Photographs and broadsides focusing on Reconstruction and the African American legacy in Tennessee.
For years, the Reconstruction era marked a tumultuous period in American and Tennessee history. Even before the formal process of Reconstruction began following the Civil War, steps were taken to address the rights of freed slaves and the readmission of Confederate states to the Union. The materials in this collection portray a few of the challenges and victories that emerged during Reconstruction. The focus of the images rests primarily on the Reconstruction period and Gilded Age (1876-1910) in Tennessee following the Civil War.
Though the era of Reconstruction was not felt as strongly in Tennessee as it was in states of the Deep South, the state was nonetheless a former member of the Confederacy, forcing a massive paradigm shift for all citizens of the state. After emancipation but prior to the end of the war, President Lincoln recognized the necessity of creating a relief agency to educate and protect these recently freed slaves. With Congress’ support, Lincoln created the Bureau of Refugees, Freedmen, and Abandoned Lands. This agency became commonly known as the Freedmen’s Bureau. One of the most popular benefits of the Bureau was education: in most areas of the South, laws prevented whites from teaching slaves to read or write. Former slaves, young and old, flocked to schoolhouses in the days after the war to take advantage of the educational opportunities previously denied them.
The quest to educate former slaves manifested itself in several institutions of learning across the state. Perhaps most notably, Fisk Free Colored School was established in 1866 and was named for the head of the Tennessee Freedmen’s Bureau, General Clinton B. Fisk. In 1867, the school became Fisk University. A decade later, the Methodist Episcopal Church’s Freedmen’s Aid Society helped create Meharry Medical College.
Land tenancy became widespread but was far from universal. Social organizations and an African-American leadership class began to emerge, and one can begin to see the rise of a middle class composed for former freedmen. The Nashville Republican Banner commented on this new African-American middle class, praising them in one breath and disparaging the working class in another. "The Negro we come in contact with is the thrifty and cleanly barber or dining room servant, and even the banker and merchant. He is generally improving his opportunity, but unfortunately, he cannot be taken as representative of the indolent and shiftless hundreds of thousands whose highest ambition is a drink and a fiddle and a dance."
Many African Americans believed that by entering into a small but rising middle class they too could embrace Victorian family values: patriarchal authority, feminine modesty, "moral" rectitude, thrift, hard work, and temperance. Some African Americans hoped, often in vain, that shared values between the "better class" of whites and blacks might mitigate racism. Businessmen, such as Preston Taylor, James C. Napier, and R. H. Boyd played an increasingly important leadership role in the life of the community. These men provided a variety of services from construction and catering to barbershops and funeral parlors.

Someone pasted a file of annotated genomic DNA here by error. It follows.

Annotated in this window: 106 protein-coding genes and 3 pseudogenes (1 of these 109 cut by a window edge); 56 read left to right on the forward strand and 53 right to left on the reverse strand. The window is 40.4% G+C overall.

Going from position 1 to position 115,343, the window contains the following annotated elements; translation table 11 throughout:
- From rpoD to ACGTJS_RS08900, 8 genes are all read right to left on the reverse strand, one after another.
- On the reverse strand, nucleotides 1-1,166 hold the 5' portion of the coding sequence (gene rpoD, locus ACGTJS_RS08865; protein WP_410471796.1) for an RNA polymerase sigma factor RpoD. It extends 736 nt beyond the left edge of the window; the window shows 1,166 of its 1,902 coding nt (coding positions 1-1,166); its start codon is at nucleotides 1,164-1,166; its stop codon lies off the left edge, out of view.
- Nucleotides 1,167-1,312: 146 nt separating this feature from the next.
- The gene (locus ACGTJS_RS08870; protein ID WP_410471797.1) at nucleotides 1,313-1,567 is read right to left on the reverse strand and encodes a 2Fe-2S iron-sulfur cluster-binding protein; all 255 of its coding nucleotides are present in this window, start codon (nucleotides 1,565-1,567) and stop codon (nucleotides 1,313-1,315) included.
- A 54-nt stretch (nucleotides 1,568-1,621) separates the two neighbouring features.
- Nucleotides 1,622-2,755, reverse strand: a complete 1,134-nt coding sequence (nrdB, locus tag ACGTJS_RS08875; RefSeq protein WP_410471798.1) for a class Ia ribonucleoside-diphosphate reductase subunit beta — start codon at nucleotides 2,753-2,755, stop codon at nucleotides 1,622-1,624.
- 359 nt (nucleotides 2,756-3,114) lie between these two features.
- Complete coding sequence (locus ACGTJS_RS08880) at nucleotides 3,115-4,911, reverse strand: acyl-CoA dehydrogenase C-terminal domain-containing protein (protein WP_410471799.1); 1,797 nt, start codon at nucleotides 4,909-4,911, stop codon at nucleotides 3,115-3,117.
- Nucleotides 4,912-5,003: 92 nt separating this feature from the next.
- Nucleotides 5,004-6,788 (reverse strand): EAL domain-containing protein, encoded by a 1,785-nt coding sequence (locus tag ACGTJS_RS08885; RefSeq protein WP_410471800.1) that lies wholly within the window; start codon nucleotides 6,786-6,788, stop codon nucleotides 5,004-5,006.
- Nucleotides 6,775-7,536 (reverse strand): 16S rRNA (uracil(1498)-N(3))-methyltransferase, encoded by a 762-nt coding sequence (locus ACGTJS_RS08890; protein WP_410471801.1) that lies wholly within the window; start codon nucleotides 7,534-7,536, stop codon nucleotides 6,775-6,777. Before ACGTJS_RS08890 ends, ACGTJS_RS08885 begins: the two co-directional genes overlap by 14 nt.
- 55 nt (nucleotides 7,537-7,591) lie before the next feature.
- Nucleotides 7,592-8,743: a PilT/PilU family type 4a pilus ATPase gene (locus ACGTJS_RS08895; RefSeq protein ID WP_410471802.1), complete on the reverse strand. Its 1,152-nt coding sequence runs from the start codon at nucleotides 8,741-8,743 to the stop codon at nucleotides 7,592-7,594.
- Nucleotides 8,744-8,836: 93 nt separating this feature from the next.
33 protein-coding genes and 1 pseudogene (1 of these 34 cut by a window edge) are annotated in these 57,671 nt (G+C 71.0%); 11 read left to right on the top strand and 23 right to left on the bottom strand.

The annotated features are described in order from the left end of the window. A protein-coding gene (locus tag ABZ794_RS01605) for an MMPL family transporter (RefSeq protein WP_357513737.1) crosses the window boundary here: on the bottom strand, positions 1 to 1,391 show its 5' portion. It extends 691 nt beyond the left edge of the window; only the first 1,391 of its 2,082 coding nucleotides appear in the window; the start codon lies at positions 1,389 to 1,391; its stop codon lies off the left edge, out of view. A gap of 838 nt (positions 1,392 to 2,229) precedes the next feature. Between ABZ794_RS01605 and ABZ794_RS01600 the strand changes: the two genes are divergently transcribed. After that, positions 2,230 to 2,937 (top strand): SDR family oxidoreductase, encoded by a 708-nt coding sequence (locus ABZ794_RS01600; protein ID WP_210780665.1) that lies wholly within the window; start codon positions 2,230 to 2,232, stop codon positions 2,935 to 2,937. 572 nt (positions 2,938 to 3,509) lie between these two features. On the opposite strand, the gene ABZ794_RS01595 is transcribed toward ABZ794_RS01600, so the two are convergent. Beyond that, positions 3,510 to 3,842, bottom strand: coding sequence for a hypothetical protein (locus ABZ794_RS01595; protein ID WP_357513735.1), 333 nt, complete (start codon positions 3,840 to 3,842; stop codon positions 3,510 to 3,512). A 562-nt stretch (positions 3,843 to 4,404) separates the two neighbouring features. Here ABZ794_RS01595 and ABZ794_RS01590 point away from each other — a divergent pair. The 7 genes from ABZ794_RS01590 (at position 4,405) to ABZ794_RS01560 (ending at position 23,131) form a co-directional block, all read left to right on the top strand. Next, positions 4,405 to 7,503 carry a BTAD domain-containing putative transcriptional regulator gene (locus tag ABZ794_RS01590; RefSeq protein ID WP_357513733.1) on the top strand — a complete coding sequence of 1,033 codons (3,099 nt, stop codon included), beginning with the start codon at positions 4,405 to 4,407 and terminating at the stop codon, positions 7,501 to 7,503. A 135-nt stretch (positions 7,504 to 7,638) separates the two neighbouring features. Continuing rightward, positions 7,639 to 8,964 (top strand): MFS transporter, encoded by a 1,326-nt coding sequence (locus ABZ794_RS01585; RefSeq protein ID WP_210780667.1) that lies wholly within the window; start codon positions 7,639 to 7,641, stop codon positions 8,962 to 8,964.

In rural areas life centered around the church because of the limitations of facilities and organizations. Aside from regular religious services, picnics, fairs, and festivals were held. In many communities, churches offered Sabbath schools where children were taught on Sundays to read, write and spell. Selected social topics were discussed as a means of reinforcing values for self-help, race pride and community solidarity.
As the United States entered the 20th Century, some white Americans sang "coon" songs, the purpose of which was to ridicule and denigrate African Americans. White supremacy, once considered a Southern idiosyncrasy, had become a national ideology. A malicious "Negrophobia," a pathological fear and hatred of blacks, had gripped the country. The beginning of the Twentieth Century witnessed a proliferation of "Jim Crow" laws in the South. Populists and Democrats, whatever their disputes, were now united in one thing: the total subjugation of blacks and their removal as far as possible from the mainstream of Southern life. After Jim Crow had survived for a generation, it became almost impossible to dismantle it. It became a part of the white mentality, passed on from generation to generation as if it were genetic in nature. Paradoxically, during the next two decades (1900-1920) the black leaders of Nashville would fight Jim Crow and yet accommodate it. In fact, the new, second generation of leaders led by James C. Napier, Preston Taylor, and Richard H. Boyd would finally become close friends of Booker T. Washington. By 1910, the agents of economic stagnation, Jim Crowism, and racial violence began to corrode the foundations of African-American progress. The Union Army, Northern missionaries, and liberal whites had left town or died. Local African Americans, therefore, began to feel powerless, hopeless and resolved to do the best they could under such dire circumstances.